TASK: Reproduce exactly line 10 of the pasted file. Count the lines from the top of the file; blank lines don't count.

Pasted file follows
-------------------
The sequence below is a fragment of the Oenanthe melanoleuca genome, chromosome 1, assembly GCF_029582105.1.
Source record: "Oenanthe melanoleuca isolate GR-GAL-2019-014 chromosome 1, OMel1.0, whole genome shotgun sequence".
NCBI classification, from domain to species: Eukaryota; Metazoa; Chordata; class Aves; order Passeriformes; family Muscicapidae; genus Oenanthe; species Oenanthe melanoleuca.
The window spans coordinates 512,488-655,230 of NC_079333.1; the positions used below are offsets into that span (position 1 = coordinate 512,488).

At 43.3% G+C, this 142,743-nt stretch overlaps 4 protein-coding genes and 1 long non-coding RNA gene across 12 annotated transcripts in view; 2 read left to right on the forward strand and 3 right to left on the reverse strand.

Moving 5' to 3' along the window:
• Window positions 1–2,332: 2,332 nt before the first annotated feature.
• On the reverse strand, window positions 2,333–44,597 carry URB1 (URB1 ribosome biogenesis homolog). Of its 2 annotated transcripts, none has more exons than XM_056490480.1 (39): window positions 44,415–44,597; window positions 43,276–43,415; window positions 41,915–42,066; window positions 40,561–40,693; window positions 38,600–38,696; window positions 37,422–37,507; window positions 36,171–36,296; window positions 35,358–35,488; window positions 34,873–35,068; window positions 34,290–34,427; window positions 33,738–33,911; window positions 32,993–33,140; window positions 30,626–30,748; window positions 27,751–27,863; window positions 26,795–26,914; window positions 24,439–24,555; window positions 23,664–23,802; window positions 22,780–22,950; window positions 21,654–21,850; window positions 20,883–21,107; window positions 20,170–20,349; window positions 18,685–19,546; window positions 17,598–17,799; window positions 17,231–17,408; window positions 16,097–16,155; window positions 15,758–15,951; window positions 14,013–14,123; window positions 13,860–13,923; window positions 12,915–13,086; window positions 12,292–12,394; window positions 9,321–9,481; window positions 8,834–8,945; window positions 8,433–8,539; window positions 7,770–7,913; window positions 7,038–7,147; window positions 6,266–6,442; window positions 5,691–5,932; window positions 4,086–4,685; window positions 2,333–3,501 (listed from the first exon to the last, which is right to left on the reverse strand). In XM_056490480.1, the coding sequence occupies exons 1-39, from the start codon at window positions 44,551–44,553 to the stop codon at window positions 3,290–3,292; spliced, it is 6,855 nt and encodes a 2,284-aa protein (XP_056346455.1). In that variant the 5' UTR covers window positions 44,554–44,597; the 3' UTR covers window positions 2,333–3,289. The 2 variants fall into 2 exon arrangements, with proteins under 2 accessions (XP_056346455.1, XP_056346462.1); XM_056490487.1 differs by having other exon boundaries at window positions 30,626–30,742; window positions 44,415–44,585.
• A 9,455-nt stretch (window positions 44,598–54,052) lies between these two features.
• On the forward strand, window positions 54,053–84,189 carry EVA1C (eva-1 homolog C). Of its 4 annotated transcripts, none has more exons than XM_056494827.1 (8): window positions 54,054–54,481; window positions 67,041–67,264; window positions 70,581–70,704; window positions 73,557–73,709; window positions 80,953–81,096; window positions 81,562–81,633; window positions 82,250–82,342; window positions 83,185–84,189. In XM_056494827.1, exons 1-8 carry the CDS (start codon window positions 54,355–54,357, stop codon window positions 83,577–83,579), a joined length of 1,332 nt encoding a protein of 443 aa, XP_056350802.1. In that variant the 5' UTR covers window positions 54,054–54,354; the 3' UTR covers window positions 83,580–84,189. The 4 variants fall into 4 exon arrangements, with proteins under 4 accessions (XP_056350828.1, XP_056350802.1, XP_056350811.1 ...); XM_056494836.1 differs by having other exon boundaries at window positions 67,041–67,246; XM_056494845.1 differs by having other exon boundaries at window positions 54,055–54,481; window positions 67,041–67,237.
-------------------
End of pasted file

• On the forward strand, window positions 54,053–84,189 carry EVA1C (eva-1 homolog C). Of its 4 annotated transcripts, none has more exons than XM_056494827.1 (8): window positions 54,054–54,481; window positions 67,041–67,264; window positions 70,581–70,704; window positions 73,557–73,709; window positions 80,953–81,096; window positions 81,562–81,633; window positions 82,250–82,342; window positions 83,185–84,189. In XM_056494827.1, exons 1-8 carry the CDS (start codon window positions 54,355–54,357, stop codon window positions 83,577–83,579), a joined length of 1,332 nt encoding a protein of 443 aa, XP_056350802.1. In that variant the 5' UTR covers window positions 54,054–54,354; the 3' UTR covers window positions 83,580–84,189. The 4 variants fall into 4 exon arrangements, with proteins under 4 accessions (XP_056350828.1, XP_056350802.1, XP_056350811.1 ...); XM_056494836.1 differs by having other exon boundaries at window positions 67,041–67,246; XM_056494845.1 differs by having other exon boundaries at window positions 54,055–54,481; window positions 67,041–67,237.